Matshediso Bakang Ebudilwe is fulfilling a dream.


Each stroke of the pedals brings mountain biker Matshediso Bakang Ebudilwe closer to realising her dream.

Her ultimate goal is to manage a professional women’s cycling team, and the determined cyclist from Botswana has already taken the first steps to achieving that dream. Baks, as she is known to her friends, became the first Motswana (citizen of Botswana) to represent the African country at a UCI world championship event, when she battled the hills in the u23 category in Lenzerheide, Switzerland, in 2018.

“That was like a dream come true,” explains the pint-sized rider.

“I was so happy and I felt like a hero. That was the best thing that I have ever done for this mother land.”


The next goal is to compete at the Olympic Games in Tokyo in the Mountain Bike Cross Country event, where she hopes to join some of her team mates from The Sufferfest African Dream Team.

“African Dream Team is the only UCI (Union Cycliste Internationale) registered team in Africa. It is an MTB team for African riders from Lesotho and Botswana, although I’m the only rider from Botswana.”

Ebudilwe is hoping to draw motivation and advice from her team mates, including Phetetso Monese, who competed at the 2016 Rio Olympic Games.

The establishment of The Sufferfest African Dream Team is the major reason that Ebudilwe switched from road cycling, where she won multiple national titles, to mountain biking.

“The scholarship for the African Dream Team was available only for mountain biking, so I decided to try for the scholarship because I didn’t want to miss that once-in-a-lifetime opportunity.”

This opportunity sees Ebudilwe divide her time between southern Africa, where the team trains on the hills and altitude of Lesotho and South Africa, and Switzerland, where she is based during the European racing season.

Switzerland is a long way from the village of Mahalapye in the north of Botswana, where the self-confessed tomboy grew up.

“I grew up with my brother and cousins as the only girl, playing with the boys and everything they did. I did my primary and secondary school in Mahalapye, where I played soccer and I was the team captain.”

“I moved to the great city of Gaborone for senior school, and I got involved in cycling when I was doing my final year. I wanted to try a new sport, then I thought cycling is not so popular, so let me go for it.”


A background in road cycling explains where Ebudilwe’s strengths lie as a mountain biker.

“Since I started cycling with a road bike, I’m better on flatter trails, where I can just put the hammer down and go without any obstacles to do. I think I am better at endurance, definitely not climbing, because I’m from a very flat country and low altitude.”

That said, she is certainly enjoying her adopted sport.

“MTB is fun, it gives me freedom. I go anywhere I want. It’s also challenging mentally on some of the obstacles.”

Ebudilwe’s ascension to the world championships began on African soil, where she competed in the African Youth Games, the African Road Championships and the African MTB Championships. It is also where she joined fellow Dream Team rider Likeleli Masitise for a very credible 3rd place in the Elite Women’s category of ‘Lesotho Sky’, a six-stage cross country race through the high-altitude trails of the land-locked African nation.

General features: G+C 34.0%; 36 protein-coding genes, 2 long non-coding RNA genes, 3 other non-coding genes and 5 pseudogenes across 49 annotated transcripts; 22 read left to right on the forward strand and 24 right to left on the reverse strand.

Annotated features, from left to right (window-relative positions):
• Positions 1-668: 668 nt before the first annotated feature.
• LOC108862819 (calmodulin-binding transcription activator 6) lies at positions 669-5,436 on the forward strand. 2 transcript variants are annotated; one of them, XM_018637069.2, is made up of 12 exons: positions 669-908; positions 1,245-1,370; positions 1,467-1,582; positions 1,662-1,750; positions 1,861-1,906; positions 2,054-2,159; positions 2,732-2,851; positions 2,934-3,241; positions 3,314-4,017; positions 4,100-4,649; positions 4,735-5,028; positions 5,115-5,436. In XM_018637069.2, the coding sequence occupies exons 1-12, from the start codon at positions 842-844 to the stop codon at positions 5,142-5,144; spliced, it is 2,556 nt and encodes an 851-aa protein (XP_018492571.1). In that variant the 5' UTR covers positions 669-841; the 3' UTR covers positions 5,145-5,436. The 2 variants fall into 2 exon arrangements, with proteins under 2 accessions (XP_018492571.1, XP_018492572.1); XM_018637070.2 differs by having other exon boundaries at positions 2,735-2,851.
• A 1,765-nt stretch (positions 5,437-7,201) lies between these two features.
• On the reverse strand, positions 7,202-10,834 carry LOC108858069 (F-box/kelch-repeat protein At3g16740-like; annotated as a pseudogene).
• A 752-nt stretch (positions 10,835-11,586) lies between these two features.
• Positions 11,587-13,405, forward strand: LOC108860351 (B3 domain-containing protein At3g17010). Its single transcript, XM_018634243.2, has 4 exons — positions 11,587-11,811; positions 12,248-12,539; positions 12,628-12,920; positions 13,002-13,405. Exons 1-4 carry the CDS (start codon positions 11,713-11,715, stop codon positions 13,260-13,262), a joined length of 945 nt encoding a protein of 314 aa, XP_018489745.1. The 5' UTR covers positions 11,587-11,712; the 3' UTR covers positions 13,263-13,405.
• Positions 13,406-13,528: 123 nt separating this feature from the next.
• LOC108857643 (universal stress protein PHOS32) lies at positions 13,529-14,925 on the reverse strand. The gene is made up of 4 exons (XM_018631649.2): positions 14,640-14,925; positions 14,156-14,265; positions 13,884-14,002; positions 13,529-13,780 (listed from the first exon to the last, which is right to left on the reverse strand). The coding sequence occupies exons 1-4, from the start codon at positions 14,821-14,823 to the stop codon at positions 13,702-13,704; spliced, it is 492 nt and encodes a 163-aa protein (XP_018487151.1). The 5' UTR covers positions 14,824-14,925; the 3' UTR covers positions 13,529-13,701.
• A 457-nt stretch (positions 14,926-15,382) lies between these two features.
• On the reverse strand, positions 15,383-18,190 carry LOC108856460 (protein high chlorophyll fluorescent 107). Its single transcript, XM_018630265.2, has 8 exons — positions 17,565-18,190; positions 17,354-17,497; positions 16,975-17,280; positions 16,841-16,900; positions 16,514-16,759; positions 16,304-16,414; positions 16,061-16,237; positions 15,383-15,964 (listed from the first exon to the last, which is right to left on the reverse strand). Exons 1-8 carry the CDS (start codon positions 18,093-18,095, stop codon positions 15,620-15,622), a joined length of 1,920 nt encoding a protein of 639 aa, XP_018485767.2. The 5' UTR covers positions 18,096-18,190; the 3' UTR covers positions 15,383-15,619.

While Ebudilwe is the first Motswana to challenge herself against the sport’s best at the world championships, she doesn’t expect to be the last.

“My federation is trying to make the MTB sport grow. They took 7 guys to the African Championships in Namibia this year, so they’re really trying.”

She also credits the federation, as well as her support network, with her rise to the elite level of the sport.

“There are lots of people who contribute a lot to my cycling career. My local club Tsela riders, my team African Dream Team, my federation, my parents and friends, they support me left, right and centre.”

The 22-year-old revealed that she was chubby when she was 17/18, and that her dedication to training helped her to lose weight and develop the endurance of an elite cyclist.

“I train hard, I build my power in wattbikes and I try to push myself, even if it’s painful. I want to go to the Olympics next year.”

The time spent sweating in the lab is also taking Ebudilwe closer to her ultimate dream.

“I want to get a degree in sports management. Having a lady’s team is one of my dreams, and I also want to have my own beautiful family one day and own a laboratory for sports tests.”

Baks describes herself as a quiet person,

“…but that depends on where I am and who I am with. At school I was the funniest.”

It’s no surprise then, when she reveals;

“Above all, I want to live a happy life.”

Images: supplied



How do you stop Lionel Messi?


How do you stop Lionel Messi?

Many footballers, fans and coaches throughout the world would love to know that. The Argentinian superstar is still scoring goals and winning games for Barcelona and Argentina and he remains one of the best footballers on the planet.

Thus, how do you curtail his whippet-like speed?

How do you halt those magical feet?

How do you stall the champion and detain him, hold him stationary for more than a split second?

You might try the following method.

Herd him into a narrow space.

In this case, the broadcast area of the mixed zone at the Beijing Olympics, where Messi had helped Argentina to beat Nigeria and take the gold medal.